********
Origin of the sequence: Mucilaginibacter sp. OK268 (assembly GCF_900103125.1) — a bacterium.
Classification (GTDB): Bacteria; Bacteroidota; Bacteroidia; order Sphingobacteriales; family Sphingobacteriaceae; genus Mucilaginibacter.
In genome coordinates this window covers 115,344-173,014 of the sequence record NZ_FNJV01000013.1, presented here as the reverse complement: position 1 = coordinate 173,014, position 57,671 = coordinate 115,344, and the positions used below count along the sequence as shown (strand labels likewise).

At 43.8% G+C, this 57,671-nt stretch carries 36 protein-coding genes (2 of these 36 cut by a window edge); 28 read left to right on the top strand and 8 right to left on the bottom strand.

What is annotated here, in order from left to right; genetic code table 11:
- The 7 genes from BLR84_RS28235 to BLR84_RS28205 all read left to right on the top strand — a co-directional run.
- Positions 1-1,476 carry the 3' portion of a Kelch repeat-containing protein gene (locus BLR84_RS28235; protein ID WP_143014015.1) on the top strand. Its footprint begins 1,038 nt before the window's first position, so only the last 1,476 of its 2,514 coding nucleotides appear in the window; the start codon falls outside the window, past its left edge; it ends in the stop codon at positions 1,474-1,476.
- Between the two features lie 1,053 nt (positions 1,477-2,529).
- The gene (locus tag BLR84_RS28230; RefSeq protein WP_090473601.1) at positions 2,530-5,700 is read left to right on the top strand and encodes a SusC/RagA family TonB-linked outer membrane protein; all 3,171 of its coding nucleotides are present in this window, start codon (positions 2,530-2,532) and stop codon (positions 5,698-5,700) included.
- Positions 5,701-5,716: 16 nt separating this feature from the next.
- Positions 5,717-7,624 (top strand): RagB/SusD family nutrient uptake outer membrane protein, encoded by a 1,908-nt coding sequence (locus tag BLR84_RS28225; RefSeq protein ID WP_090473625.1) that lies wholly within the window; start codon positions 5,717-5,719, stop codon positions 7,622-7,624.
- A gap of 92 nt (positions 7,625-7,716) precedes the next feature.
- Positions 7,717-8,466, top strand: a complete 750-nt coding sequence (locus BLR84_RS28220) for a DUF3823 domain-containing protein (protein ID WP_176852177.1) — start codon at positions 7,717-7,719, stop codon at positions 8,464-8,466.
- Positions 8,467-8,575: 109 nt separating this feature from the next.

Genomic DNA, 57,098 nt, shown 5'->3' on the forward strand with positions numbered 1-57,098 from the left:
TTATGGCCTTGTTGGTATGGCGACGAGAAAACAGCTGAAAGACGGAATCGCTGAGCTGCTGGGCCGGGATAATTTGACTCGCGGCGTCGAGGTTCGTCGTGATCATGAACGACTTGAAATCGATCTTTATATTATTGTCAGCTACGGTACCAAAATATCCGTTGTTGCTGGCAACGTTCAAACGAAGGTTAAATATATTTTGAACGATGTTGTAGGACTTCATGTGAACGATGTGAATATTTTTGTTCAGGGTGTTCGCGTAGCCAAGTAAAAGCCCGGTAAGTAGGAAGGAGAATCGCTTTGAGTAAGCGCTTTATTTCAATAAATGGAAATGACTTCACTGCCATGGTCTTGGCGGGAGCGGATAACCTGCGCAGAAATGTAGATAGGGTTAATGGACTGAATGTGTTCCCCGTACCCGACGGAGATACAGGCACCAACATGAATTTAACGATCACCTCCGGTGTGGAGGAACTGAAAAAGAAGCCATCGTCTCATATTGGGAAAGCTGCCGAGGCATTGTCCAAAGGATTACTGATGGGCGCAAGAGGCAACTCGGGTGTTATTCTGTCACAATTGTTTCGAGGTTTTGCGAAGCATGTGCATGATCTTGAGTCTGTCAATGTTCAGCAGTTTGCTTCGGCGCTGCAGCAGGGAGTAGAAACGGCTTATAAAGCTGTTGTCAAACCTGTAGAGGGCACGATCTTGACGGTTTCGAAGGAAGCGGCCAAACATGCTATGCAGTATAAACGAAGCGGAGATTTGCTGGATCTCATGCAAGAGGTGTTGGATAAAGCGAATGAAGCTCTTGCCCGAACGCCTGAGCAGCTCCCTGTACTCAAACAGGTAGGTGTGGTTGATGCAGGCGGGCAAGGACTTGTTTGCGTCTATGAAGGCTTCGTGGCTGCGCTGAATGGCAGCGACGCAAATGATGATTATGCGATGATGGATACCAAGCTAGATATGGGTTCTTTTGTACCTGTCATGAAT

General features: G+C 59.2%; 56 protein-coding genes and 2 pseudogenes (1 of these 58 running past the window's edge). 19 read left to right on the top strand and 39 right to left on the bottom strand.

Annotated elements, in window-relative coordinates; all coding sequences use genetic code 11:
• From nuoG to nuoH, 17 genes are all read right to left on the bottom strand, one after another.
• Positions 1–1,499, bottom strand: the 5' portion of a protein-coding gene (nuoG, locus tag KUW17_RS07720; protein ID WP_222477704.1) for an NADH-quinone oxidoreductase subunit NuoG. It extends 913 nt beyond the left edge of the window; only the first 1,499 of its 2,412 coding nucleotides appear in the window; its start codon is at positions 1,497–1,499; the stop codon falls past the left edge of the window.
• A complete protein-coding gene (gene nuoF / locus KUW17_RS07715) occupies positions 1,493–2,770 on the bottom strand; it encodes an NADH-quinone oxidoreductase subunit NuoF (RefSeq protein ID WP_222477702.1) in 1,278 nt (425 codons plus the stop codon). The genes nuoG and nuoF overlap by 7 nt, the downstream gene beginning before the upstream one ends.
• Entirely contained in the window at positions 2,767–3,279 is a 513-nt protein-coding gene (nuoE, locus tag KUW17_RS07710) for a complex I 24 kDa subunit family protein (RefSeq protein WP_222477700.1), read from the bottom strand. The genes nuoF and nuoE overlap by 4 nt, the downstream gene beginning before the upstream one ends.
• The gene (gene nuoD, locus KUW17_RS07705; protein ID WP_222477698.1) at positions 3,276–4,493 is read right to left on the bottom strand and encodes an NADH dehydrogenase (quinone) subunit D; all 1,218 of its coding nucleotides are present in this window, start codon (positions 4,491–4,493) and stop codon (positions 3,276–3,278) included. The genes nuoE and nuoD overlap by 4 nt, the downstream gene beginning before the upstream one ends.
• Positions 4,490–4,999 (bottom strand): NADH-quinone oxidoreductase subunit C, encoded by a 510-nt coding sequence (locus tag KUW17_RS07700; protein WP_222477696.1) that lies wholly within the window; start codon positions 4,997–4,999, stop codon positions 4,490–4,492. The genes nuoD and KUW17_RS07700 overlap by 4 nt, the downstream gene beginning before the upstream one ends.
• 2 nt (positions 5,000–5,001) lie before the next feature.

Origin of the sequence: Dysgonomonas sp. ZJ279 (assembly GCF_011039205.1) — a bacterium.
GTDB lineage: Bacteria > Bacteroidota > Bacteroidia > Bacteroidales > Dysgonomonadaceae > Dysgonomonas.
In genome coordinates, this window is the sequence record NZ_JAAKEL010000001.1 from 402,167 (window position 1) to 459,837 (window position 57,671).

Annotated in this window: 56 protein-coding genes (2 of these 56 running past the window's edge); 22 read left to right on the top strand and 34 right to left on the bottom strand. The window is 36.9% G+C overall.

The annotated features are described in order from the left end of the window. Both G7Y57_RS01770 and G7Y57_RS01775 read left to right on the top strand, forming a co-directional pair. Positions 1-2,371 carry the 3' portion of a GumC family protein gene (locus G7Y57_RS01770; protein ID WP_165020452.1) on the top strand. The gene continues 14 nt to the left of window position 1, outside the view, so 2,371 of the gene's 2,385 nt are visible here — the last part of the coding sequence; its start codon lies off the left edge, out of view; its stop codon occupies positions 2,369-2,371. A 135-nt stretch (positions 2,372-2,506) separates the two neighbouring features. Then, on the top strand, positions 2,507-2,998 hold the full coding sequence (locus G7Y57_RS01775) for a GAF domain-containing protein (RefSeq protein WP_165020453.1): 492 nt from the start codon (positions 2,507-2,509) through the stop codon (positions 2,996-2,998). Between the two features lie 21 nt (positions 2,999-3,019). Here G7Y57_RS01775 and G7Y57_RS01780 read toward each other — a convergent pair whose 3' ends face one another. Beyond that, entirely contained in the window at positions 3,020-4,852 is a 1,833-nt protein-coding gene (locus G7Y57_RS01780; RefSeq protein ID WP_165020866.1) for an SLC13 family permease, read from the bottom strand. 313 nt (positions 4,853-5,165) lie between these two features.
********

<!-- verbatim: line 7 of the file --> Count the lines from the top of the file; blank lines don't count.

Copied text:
- Positions 1-1,476 carry the 3' portion of a Kelch repeat-containing protein gene (locus BLR84_RS28235; protein ID WP_143014015.1) on the top strand. Its footprint begins 1,038 nt before the window's first position, so only the last 1,476 of its 2,514 coding nucleotides appear in the window; the start codon falls outside the window, past its left edge; it ends in the stop codon at positions 1,474-1,476.